SPEAKING OF EUROPE: “I kind of skipped all the hard rock, punk, and even American thrash metal and went straight to the Scandinavian metal scene, where it’s super heavy and orchestral, but still really technical,” says Parker Jameson, lead guitarist/vocalist of Starkill, the latest Chicagoland metal band to sign with Century Media. The Cary-based multi-instrumentalist developed an ear for jazz and classical when he and drummer Spencer Weidner (his brother) were juveniles, playing saxophone before submitting to Yngwie Malmsteen-style shred guitar. “There were not very many people who were aware of or into that style in the area,” he continues, “so most of the bands that we listen to and draw influence from are from Finland, Norway, and Sweden.”
When the virtuoso turned 18, he enrolled in the recording arts program at Indiana University, where he met guitarist Charlie Federici, who lived in the same dorm. They formed what would become Starkill, first under the moniker Ballistika and then Massakren, based on their mutual academic appreciation of Children Of Bodom, Nightwish, Dimmu Borgir, and Amon Amarth. And one U.S. band, however virtual: Dethklok. “If all it takes is a cartoon show to convince these people that they like the music, then that just shows that people like the music,” the 22-year-old insists. “You just give them a medium to understand.” Starkill hasn’t been animated yet, but if you’d like to check out the melodic death metal group in real life, the act opens for Krisiun on May 6 at Reggie’s. The larger-than-life Fires Of Life dropped last month.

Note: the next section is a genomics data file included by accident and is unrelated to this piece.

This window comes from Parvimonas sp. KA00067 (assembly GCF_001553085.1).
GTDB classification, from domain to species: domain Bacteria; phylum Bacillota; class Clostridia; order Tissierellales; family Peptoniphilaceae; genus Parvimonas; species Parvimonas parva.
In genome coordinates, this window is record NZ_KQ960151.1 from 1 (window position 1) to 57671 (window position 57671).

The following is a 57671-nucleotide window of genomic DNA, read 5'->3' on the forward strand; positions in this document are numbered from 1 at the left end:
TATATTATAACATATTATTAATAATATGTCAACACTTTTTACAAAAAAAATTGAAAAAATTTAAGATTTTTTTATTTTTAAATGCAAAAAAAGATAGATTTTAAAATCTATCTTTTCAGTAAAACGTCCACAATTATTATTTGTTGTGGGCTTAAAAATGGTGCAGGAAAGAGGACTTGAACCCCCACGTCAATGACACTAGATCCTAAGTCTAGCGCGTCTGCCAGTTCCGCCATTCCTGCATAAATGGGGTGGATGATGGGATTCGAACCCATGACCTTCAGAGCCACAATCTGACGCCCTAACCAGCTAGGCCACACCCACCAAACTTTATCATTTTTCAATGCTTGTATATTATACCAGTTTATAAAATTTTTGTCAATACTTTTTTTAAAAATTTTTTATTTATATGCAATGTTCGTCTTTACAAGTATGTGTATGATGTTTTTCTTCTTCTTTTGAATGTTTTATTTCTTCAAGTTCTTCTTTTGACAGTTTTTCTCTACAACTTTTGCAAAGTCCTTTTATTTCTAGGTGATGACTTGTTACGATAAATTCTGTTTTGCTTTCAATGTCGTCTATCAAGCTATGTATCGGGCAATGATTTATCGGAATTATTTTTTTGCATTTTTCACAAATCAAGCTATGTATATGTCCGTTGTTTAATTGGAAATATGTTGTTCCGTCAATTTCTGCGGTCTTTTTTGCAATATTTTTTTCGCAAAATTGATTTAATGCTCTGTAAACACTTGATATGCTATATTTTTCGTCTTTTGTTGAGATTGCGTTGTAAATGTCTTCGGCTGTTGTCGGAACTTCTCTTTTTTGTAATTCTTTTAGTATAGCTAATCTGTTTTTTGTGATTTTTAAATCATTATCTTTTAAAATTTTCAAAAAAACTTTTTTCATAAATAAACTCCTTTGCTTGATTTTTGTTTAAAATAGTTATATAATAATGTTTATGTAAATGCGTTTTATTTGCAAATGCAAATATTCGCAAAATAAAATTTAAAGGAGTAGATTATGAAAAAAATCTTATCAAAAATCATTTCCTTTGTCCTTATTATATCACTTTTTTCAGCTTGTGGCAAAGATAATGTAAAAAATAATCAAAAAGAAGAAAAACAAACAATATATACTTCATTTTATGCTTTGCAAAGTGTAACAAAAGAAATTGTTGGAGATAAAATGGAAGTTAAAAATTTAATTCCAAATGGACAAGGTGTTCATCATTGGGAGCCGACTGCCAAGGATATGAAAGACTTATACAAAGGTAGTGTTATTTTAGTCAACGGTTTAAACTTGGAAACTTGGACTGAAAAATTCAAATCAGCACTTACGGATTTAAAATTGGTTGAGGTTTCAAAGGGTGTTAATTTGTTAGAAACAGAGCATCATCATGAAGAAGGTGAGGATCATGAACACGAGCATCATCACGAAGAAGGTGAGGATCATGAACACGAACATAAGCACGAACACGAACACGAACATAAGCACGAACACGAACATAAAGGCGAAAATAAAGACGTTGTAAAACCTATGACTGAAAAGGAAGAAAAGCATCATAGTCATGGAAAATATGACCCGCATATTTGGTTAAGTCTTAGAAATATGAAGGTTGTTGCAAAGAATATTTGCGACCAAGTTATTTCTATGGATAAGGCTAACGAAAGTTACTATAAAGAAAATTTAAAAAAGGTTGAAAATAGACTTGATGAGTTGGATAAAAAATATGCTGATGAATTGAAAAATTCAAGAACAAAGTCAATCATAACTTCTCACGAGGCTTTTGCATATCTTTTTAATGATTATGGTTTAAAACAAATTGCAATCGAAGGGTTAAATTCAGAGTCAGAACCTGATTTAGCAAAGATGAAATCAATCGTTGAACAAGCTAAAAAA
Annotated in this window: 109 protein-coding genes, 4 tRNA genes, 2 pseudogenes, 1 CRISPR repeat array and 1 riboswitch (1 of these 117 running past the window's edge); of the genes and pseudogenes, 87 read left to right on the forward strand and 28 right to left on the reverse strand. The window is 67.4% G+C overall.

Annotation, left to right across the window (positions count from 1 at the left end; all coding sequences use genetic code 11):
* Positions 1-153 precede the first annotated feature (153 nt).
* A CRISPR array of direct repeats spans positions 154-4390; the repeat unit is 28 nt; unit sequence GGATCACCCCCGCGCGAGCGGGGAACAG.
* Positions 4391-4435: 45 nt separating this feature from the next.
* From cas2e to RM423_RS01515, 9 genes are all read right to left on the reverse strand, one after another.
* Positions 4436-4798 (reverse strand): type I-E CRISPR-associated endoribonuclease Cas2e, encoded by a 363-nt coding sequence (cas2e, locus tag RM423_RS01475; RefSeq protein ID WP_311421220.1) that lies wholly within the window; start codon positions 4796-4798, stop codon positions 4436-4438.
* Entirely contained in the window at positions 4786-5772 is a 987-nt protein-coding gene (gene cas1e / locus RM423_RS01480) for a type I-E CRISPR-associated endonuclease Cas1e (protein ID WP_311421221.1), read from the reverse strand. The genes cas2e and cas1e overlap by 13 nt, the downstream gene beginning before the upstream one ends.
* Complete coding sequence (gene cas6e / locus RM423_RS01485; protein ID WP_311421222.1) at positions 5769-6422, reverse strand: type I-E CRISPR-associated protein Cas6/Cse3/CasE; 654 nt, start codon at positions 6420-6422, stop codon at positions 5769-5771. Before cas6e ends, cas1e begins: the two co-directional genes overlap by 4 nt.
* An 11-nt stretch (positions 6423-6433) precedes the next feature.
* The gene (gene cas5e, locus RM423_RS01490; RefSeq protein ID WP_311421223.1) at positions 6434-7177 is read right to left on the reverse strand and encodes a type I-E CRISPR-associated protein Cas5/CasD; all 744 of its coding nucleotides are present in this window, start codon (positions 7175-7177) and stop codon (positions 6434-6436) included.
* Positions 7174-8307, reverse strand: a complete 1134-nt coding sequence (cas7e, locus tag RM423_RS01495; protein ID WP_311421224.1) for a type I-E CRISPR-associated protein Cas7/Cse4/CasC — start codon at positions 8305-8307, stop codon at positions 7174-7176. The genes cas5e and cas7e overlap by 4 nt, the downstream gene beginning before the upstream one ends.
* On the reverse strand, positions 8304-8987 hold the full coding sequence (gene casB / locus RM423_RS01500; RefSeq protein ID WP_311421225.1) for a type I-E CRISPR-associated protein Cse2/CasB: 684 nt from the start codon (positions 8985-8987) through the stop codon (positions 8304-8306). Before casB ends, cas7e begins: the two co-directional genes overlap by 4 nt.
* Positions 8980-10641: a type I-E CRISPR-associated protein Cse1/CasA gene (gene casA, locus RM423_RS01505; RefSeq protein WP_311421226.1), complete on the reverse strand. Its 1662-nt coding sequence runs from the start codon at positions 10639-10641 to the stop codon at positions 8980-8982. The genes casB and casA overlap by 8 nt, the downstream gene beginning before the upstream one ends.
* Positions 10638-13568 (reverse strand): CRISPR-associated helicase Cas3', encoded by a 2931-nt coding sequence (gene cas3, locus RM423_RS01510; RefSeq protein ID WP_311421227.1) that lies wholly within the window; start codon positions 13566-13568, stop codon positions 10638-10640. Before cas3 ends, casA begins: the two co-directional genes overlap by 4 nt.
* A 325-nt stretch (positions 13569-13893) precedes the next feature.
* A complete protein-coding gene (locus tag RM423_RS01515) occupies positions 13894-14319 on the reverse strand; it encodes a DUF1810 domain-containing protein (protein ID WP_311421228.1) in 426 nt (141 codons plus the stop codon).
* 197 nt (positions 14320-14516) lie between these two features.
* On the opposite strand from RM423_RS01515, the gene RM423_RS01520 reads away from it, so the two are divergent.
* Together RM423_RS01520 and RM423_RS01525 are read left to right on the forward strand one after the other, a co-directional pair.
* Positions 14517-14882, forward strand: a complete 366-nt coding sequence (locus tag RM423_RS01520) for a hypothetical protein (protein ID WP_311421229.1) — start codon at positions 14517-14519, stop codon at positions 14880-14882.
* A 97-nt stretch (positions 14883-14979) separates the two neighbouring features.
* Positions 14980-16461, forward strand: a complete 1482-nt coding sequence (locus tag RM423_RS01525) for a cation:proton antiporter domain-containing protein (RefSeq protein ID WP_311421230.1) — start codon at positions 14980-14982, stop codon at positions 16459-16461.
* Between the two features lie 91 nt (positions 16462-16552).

MOSH-WORTHY . . . LIVE: Opeth, Katatonia (Mojoes, 5/11); Macabre, Funeral Nation (Bobby McGee’s, 5/18); The Murder Junkies (Reggie’s, 5/26); Cannibal Corpse, Napalm Death (Bottom Lounge, 5/28); Bolt Thrower, Benediction (Reggie’s, 6/1 and 6/2).
MOSH-WORTHY: Ghost B.C. Infestissumam (Loma Vista); Cathedral The Last Spire (Metal Blade); ASG Blood Drive (Relapse); Agrimonia Rites Of Separation (Southern Lord); Kingdom Come Outlier (Steamhammer/SPV).
— Mike Meyer